• Evil-Detecting Dog: Mister Dillon, Troop D's German Shepherd mascot, reacts violently to the car whenever he gets near it. It's enough proof to the cops that the car is indeed something bad.
  • Evil Is Deathly Cold: The Buick causes a drop in temperature when it's brewing up to do something awful.
  • Extremely Short Timespan: Zig-zagged. The bulk of the story is set on a single evening with all members of Troop D telling Ned about the history of the Buick and Curtis' time on the force. The stories they tell him, however, span a time period of 25 years.
  • Foregone Conclusion: The Contrived Coincidence nature of Curtis's death is mentioned from the beginning of the novel.
  • Foreshadowing:
    • After the autopsy of the bat-creature, Curt says that it was lucky they decided to wear masks to cover their mouths so they didn't ingest any of the creature's blood. "I think the results of something like that might have been quite nasty."
    • Tony has Curt buy some high-grade climbing rope to be used as a safety line. Tony comments, "I hope we never have to find out how good it is." In the climax, the rope is one of the things that saves both Sandy and Curt's son Ned from the Buick.
  • From Bad to Worse: The "worst day ever", as described by Shirley, starts with a chemical tanker colliding with a school bus, causing all of Troop D to head to the accident, leaving her alone with Huddie Royer and Mister D. Eddie Jacubois pulls over his old high school bully Brian Lippy, who has since become a neo-Nazi drug addict, for beating his girlfriend. He and his partner George take him back to the troop, where they discover to their horror the Buick has given live birth to a Humanoid Abomination, which they are forced to kill. Mister D, driven mad with fear, attacks the creature and ingests some its flesh, suffering a horrifying death. Finally, Brian Lippy escapes custody in the confusion, and is "eaten" by the Buick while hiding from the troopers. Yeah, it was a pretty shitty day indeed.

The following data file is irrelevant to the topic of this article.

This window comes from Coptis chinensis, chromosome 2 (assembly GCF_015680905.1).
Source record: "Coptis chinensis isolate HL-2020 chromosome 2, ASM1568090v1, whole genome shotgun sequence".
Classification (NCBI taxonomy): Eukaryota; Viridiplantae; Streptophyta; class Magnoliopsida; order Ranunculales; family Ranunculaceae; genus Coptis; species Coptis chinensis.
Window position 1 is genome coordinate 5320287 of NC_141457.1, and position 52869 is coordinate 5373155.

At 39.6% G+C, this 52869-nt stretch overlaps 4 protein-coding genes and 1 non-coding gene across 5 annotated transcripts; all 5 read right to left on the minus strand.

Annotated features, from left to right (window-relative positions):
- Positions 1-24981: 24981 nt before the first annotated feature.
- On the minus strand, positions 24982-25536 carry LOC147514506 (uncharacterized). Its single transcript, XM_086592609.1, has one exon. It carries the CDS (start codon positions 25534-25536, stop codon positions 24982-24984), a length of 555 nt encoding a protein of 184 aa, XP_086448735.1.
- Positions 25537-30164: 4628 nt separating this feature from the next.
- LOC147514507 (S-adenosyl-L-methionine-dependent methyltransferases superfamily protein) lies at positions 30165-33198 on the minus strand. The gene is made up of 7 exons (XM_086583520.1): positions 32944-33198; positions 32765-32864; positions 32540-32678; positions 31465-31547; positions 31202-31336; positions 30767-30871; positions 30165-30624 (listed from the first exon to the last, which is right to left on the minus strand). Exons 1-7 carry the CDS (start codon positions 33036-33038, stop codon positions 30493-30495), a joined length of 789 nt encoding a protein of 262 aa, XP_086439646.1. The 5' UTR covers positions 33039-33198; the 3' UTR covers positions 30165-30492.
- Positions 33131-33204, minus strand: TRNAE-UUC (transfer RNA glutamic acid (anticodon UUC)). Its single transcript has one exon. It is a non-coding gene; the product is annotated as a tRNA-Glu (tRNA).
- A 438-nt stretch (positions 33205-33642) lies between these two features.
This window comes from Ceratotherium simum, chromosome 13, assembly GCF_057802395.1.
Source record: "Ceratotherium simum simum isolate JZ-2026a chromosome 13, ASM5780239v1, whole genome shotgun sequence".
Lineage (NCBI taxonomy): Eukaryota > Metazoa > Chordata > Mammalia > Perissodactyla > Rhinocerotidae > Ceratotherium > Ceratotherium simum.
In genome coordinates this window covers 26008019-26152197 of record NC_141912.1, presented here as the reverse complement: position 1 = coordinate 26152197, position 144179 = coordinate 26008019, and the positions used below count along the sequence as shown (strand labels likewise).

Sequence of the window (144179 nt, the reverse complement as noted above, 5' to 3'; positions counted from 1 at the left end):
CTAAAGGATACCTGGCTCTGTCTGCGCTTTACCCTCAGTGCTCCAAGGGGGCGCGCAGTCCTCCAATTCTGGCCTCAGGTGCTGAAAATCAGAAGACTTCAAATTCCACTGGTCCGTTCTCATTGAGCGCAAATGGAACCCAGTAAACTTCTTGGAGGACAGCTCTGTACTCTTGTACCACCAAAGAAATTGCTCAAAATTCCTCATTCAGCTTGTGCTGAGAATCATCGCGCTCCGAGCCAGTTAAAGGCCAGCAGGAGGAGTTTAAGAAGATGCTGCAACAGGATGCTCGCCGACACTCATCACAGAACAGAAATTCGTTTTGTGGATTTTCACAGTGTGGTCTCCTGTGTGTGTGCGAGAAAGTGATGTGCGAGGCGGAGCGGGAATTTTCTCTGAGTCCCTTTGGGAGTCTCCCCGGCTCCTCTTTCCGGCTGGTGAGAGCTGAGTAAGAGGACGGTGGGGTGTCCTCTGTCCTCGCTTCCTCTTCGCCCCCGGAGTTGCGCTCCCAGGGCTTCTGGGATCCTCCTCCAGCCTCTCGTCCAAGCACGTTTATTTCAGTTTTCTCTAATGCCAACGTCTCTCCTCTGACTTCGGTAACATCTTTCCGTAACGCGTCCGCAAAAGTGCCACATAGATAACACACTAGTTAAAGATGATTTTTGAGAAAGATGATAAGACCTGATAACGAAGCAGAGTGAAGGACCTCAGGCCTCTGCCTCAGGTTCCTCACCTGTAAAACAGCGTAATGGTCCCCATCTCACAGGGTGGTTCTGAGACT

• Haunted Technology: The Buick.
  • Humanoid Abomination: The mysterious driver of the Buick that originally left it at the gas station at the start of the story, and who disappeared behind the building. The gas station attendant described his ear (the only feature he saw clearly) as looking "melted, like he'd been in a fire", and he had a very odd posture. His voice is described as sounding like he's speaking through a mouth full of jelly. Outside the novel, said driver is generally theorized to be a Low Man.
    • The thing that came out through the Buick on "the worst day ever", which was vaguely humanoid, and implied to have been sapient. It's so mindbreakingly horrifying the officers on duty are driven to tear it apart just out of self-preservation, despite it not actually being hostile.
  • Humans Are Cthulhu: